Welcome, Elaine. Tell us a little about yourself. Where are you from?
I was born in Zambia, grew up in Zimbabwe and currently live in Johannesburg, South Africa.What sparked your interest in writing?
My brother and I were brought up with books and both of us did drama at school. I also worked in advertising and the TV industry so writing was always a part of my life. I’d gone on a romance writing course and the facilitator encouraged me to write Harcourt’s Mountain after I tried out a few scenes on the course.What components, in your opinion, make a great story?
Great plot and wonderful, fully rounded characters.How would you generally categorize the books/stories you write?
Harcourt’s Mountain is an historical romance, whereas The Device Hunter, the book I’m working on now, is a steampunk adventure and the next one will be a family revenge saga. What I’m aiming for is being known for telling good stories as opposed to any specific genre.Do you set your books/stories in your hometown, or do you prefer more exotic locations?
I don’t deliberately choose anything exotic just for the sake of it. I read to escape so it’s unlikely I’d set a book in Johannesburg, no matter how exotic that might be for other people. The location has to be right for the plot, which is why Harcourt’s Mountain is set in British Columbia and not South Africa.What inspired you to write Harcourt’s Mountain?
I have always been intrigued by arranged marriages and even though this one isn’t arranged as such, it is about two people who have never met before suddenly finding themselves rather unwillingly yoked together.How did you come up with the title?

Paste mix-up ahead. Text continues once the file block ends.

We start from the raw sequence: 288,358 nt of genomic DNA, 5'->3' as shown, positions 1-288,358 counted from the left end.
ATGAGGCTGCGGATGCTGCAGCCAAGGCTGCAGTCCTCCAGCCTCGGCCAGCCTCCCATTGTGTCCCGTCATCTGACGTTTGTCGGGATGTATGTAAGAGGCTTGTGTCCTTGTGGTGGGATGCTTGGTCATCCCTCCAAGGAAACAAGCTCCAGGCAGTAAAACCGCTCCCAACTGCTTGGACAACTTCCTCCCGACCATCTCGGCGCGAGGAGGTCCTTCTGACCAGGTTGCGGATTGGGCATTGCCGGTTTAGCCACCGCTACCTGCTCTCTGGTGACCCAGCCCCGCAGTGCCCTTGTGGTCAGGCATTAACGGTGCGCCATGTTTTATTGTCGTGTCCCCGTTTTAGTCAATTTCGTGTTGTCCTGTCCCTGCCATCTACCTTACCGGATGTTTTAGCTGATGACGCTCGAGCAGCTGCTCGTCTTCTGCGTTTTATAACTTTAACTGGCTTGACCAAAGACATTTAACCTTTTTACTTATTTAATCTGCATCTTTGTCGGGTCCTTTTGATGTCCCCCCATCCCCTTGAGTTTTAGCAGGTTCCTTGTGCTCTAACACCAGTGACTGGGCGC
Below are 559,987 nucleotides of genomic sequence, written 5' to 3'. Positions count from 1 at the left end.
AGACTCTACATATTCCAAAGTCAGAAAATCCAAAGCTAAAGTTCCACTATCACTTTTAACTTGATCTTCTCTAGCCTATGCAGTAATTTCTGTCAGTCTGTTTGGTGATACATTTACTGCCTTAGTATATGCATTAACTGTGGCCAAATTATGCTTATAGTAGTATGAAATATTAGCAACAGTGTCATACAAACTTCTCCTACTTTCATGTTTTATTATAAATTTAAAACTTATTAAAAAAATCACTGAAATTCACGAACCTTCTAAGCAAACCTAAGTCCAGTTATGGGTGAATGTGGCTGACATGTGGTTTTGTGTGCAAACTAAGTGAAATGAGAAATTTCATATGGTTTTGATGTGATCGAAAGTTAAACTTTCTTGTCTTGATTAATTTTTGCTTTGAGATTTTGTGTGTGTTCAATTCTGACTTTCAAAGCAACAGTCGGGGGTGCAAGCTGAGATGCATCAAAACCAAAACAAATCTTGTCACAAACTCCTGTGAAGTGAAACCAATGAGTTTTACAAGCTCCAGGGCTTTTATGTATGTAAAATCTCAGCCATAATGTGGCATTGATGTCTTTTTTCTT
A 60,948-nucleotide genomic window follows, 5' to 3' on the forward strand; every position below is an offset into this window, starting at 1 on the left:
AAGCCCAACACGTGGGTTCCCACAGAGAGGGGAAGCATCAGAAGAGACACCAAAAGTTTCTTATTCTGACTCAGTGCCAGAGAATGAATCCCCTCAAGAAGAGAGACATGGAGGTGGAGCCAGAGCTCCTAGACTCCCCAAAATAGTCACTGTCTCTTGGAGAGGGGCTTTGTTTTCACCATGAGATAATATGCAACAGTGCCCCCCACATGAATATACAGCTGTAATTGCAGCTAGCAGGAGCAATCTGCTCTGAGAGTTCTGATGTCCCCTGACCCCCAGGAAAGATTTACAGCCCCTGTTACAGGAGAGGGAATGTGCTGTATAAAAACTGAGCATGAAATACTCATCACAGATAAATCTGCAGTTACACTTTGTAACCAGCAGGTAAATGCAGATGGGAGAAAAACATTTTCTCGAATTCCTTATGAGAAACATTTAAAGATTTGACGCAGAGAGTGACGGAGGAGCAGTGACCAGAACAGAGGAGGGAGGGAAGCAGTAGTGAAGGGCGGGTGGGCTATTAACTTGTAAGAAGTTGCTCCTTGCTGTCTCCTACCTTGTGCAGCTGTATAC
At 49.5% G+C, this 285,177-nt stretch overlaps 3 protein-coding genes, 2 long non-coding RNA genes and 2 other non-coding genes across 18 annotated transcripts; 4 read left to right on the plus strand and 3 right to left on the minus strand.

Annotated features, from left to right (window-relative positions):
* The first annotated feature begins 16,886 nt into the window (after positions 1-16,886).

Luke Harcourt is the hero of the book and the mountain is where he lives and what the antagonist wants. It’s also symbolic of the challenges both Luke Harcourt and Hope Booker are faced with once they are married.Was there much research involved?
There was tons of research! And I must say thanks to Phil Whitfield who was so generous with his knowledge of local history, climate and animals.Do you listen to music when you write?
Sometimes, and then I listen to movie soundtracks, I find it helps put me in the mood for the scenes I’m writing.Which authors do you feel have influenced your writing most?
Georgette Heyer, Dudley Pope, Jane Austen, Charlotte Bronte, Frank Peretti, Francine RiversYou’re marooned on a desert island. What’s the one book you’d want with you, and why?
The Bible. Apart from its truth which is profoundly important to me, it has every kind of story you can imagine.What advice would you give an aspiring author?
Stop thinking about it and do it.Name a few of your favorite non-writing activities.
Walking, tennis, movies.It’s been a pleasure getting to know you, Elaine. And now, let’s take a look at Harcourt’s Mountain.
* * * * *Book Blurb: